Date
22 November 2017
Ming Pao editorial staff lay their pens on the ground in protest of their chief editor's decision to downgrade the prominence of a story on Tiananmen confidential files on the front page of the paper's Monday edition. Photo: Facebook
Ming Pao editorial staff lay their pens on the ground in protest of their chief editor's decision to downgrade the prominence of a story on Tiananmen confidential files on the front page of the paper's Monday edition. Photo: Facebook

Ming Pao staff hold protest over editor’s Tiananmen story move

About 80 staff members of Ming Pao Daily staged a rally at their office building in Chai Wan on Tuesday to protest the decision of their editor-in-chief to replace the newspaper’s banner story about confidential files on the June 4, 1989 Tiananmen Square event, Apple Daily reported.

The protesting journalists laid their pens on the floor to show that they are ready to stop writing for the newspaper.

Some of the staff members called on their colleagues to “hang on” despite the increasing political pressure, even as they urged Chong Tien Siong, the Malaysian chief editor, to fully explain his decision on Sunday night to downgrade the prominence of the June 4 story.

Sin Wan-kei, a staff member, said while the chief editor has the right to decide what stories are to appear on the front page and the rest of the newspaper, there is a collective decision-making mechanism that has been working effectively and should be respected.

“What were the reasons behind his sudden change of mind late in the night?” Sin asked.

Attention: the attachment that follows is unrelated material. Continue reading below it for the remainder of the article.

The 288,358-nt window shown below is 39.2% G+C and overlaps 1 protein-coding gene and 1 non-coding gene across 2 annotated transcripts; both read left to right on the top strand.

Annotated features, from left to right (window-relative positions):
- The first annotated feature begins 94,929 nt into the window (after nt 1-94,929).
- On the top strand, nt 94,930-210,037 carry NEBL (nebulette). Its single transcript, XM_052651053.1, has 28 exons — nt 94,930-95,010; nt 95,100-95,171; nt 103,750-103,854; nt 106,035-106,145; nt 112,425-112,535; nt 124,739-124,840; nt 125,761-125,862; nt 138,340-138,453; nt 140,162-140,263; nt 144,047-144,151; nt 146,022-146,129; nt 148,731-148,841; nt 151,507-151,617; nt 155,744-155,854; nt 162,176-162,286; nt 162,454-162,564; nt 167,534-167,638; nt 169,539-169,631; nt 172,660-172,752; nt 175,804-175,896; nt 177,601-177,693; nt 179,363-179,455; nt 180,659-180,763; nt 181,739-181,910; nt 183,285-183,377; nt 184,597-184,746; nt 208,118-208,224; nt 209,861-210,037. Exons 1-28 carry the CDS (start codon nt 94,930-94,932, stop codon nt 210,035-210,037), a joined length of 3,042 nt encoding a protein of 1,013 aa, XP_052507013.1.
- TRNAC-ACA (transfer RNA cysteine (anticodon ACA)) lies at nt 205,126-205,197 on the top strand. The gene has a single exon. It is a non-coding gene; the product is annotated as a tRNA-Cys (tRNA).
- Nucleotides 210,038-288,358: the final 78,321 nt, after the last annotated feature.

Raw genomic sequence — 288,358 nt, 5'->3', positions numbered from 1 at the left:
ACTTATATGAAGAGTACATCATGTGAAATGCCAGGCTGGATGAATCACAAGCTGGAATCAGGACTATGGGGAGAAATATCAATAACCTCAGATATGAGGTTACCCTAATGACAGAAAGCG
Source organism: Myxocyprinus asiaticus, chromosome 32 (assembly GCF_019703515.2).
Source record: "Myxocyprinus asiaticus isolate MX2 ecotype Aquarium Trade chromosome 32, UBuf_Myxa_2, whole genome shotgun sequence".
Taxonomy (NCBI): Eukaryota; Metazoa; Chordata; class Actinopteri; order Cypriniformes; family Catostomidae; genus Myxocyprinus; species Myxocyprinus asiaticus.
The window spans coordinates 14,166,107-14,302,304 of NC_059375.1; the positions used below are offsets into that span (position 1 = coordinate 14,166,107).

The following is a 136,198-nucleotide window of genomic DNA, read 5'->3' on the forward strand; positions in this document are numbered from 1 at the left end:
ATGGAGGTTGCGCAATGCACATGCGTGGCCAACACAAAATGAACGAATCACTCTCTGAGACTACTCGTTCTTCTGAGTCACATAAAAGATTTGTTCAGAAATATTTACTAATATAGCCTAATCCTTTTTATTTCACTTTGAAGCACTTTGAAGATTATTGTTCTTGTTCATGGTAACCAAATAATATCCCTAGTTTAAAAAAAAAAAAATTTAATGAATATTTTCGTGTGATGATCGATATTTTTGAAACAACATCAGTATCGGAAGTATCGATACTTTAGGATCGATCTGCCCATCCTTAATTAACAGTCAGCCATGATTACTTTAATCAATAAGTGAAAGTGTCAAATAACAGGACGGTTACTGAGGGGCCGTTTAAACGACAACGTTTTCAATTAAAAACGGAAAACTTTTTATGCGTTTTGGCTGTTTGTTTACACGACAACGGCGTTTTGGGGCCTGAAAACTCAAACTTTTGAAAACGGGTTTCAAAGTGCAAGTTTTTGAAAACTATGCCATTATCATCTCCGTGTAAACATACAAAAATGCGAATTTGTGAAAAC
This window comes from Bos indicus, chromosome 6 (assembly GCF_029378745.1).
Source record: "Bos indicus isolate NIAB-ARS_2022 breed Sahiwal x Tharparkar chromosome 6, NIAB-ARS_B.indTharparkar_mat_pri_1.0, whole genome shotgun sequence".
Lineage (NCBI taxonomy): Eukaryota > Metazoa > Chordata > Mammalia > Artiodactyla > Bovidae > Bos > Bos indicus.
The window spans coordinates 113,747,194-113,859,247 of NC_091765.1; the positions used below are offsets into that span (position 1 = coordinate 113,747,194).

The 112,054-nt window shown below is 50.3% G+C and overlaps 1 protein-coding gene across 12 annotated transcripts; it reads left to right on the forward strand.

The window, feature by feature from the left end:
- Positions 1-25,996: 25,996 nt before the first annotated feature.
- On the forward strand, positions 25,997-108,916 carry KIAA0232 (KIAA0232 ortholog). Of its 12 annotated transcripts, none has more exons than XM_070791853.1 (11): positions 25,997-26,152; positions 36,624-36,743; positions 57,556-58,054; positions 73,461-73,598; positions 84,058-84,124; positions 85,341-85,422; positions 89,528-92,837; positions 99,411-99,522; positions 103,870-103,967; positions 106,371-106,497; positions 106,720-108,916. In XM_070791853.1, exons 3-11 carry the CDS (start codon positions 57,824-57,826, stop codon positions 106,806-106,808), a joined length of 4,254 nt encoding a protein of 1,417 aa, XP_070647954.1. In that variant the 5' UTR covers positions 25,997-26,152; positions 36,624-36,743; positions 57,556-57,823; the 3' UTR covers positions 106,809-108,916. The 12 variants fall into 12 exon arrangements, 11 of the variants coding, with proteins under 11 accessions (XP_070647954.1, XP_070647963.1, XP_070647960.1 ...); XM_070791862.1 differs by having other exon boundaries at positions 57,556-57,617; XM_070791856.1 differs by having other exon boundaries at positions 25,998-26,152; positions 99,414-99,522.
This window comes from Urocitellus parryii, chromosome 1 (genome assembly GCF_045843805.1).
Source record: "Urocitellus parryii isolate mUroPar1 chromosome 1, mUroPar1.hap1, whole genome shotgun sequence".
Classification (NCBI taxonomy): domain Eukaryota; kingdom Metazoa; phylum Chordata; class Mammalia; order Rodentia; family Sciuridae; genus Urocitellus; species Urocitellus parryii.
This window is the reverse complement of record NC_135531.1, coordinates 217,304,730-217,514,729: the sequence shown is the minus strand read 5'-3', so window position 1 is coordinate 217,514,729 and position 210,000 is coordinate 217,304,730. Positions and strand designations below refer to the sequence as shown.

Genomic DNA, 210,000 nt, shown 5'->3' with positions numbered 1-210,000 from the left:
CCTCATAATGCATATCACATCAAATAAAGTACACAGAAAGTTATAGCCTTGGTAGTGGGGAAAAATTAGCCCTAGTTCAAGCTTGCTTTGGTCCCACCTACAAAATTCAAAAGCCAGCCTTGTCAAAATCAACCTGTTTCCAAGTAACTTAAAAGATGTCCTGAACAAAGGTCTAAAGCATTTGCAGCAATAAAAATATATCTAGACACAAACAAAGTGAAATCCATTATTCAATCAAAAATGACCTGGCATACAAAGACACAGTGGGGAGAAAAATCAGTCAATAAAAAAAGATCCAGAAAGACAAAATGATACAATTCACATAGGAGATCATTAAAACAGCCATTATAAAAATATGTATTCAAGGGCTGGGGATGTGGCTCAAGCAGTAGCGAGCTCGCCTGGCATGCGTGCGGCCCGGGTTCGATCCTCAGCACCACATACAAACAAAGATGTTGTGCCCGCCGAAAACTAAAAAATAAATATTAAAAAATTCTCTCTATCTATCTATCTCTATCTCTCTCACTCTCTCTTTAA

When Chong was appointed last year, staff members expressed their hope that he would help protect the freedom of the press, and work to better understand the operations of the working teams in Hong Kong and win their trust, Sin said.

“We would find it difficult put our trust in a chief editor like this,” she added.

Finance editor Shum Chi-ho said it was beyond everyone’s comprehension why an important and exclusive story was not picked as the newspaper’s headline story for the Monday edition as agreed by senior editors during their editorial meeting the day before.

Senior reporter Tam Chung-yin from the local news section raised concern that the move could lead to similar editorial interventions in the future.

Chong issued a statement in the early hours of Wednesday, saying that as chief editor he has the right to alter the story sequence. Chong said he exercised news logic to put the story about Alibaba’s announcement of a fund for young entrepreneurs as the lead story and did not amend the content of the June 4 confidential files story.

Chong only made brief appearances on Monday and Tuesday afternoon and did not take part in the daily editorial meeting at 5pm.

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EL/AC/CG

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